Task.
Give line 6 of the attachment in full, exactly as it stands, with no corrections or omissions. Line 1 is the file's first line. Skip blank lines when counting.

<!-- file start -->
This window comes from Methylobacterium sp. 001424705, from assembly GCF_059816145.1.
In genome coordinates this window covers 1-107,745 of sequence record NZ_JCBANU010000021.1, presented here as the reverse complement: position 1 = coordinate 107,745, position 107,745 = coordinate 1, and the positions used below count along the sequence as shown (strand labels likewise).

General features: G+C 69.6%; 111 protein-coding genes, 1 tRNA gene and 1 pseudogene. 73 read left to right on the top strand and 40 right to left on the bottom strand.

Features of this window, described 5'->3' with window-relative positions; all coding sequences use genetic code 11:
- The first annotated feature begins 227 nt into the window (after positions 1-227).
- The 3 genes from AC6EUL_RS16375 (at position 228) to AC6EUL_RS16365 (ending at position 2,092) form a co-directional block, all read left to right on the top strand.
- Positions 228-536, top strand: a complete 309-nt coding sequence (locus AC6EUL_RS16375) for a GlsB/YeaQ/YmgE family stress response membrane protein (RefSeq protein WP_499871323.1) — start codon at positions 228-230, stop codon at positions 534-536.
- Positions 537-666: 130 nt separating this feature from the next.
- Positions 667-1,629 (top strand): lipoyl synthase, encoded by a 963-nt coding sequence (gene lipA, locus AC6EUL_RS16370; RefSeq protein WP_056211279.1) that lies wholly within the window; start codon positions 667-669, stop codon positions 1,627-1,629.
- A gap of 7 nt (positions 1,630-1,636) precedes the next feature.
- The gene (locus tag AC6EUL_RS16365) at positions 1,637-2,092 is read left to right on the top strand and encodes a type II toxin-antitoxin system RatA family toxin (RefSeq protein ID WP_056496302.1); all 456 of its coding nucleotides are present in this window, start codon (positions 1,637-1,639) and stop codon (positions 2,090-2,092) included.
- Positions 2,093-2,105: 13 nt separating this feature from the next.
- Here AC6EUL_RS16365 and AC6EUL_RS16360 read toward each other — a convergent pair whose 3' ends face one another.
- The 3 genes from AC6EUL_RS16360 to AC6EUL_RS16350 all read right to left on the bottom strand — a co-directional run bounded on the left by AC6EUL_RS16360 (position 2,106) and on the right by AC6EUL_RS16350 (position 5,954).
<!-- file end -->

- The 3 genes from AC6EUL_RS16375 (at position 228) to AC6EUL_RS16365 (ending at position 2,092) form a co-directional block, all read left to right on the top strand.